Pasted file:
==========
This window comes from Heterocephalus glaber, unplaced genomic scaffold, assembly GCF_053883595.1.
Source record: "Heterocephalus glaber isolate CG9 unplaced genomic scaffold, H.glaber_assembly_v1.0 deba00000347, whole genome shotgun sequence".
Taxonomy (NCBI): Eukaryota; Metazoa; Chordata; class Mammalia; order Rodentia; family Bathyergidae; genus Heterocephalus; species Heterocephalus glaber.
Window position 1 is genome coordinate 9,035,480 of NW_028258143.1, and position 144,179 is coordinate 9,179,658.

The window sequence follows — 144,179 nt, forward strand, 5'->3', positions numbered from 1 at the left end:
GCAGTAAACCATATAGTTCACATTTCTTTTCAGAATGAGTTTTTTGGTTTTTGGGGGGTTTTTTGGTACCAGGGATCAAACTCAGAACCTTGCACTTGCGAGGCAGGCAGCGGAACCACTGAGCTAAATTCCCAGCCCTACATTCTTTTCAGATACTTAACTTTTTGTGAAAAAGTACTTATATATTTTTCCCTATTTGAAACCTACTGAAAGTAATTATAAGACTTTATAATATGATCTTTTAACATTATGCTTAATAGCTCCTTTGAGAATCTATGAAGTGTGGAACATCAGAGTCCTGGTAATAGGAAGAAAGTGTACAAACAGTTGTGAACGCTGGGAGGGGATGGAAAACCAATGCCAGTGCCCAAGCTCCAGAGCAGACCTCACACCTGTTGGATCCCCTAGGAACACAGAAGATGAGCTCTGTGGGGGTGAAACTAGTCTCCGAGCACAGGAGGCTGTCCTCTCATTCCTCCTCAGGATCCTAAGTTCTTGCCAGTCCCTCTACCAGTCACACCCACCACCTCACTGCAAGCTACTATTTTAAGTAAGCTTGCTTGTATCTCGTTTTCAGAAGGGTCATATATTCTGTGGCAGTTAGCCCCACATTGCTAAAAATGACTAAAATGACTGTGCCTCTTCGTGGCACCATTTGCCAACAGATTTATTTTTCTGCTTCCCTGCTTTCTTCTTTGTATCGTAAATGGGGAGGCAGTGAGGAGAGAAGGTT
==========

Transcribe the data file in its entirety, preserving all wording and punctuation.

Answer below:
This window comes from Heterocephalus glaber, unplaced genomic scaffold, assembly GCF_053883595.1.
Source record: "Heterocephalus glaber isolate CG9 unplaced genomic scaffold, H.glaber_assembly_v1.0 deba00000347, whole genome shotgun sequence".
Taxonomy (NCBI): Eukaryota; Metazoa; Chordata; class Mammalia; order Rodentia; family Bathyergidae; genus Heterocephalus; species Heterocephalus glaber.
Window position 1 is genome coordinate 9,035,480 of NW_028258143.1, and position 144,179 is coordinate 9,179,658.

The window sequence follows — 144,179 nt, forward strand, 5'->3', positions numbered from 1 at the left end:
GCAGTAAACCATATAGTTCACATTTCTTTTCAGAATGAGTTTTTTGGTTTTTGGGGGGTTTTTTGGTACCAGGGATCAAACTCAGAACCTTGCACTTGCGAGGCAGGCAGCGGAACCACTGAGCTAAATTCCCAGCCCTACATTCTTTTCAGATACTTAACTTTTTGTGAAAAAGTACTTATATATTTTTCCCTATTTGAAACCTACTGAAAGTAATTATAAGACTTTATAATATGATCTTTTAACATTATGCTTAATAGCTCCTTTGAGAATCTATGAAGTGTGGAACATCAGAGTCCTGGTAATAGGAAGAAAGTGTACAAACAGTTGTGAACGCTGGGAGGGGATGGAAAACCAATGCCAGTGCCCAAGCTCCAGAGCAGACCTCACACCTGTTGGATCCCCTAGGAACACAGAAGATGAGCTCTGTGGGGGTGAAACTAGTCTCCGAGCACAGGAGGCTGTCCTCTCATTCCTCCTCAGGATCCTAAGTTCTTGCCAGTCCCTCTACCAGTCACACCCACCACCTCACTGCAAGCTACTATTTTAAGTAAGCTTGCTTGTATCTCGTTTTCAGAAGGGTCATATATTCTGTGGCAGTTAGCCCCACATTGCTAAAAATGACTAAAATGACTGTGCCTCTTCGTGGCACCATTTGCCAACAGATTTATTTTTCTGCTTCCCTGCTTTCTTCTTTGTATCGTAAATGGGGAGGCAGTGAGGAGAGAAGGTT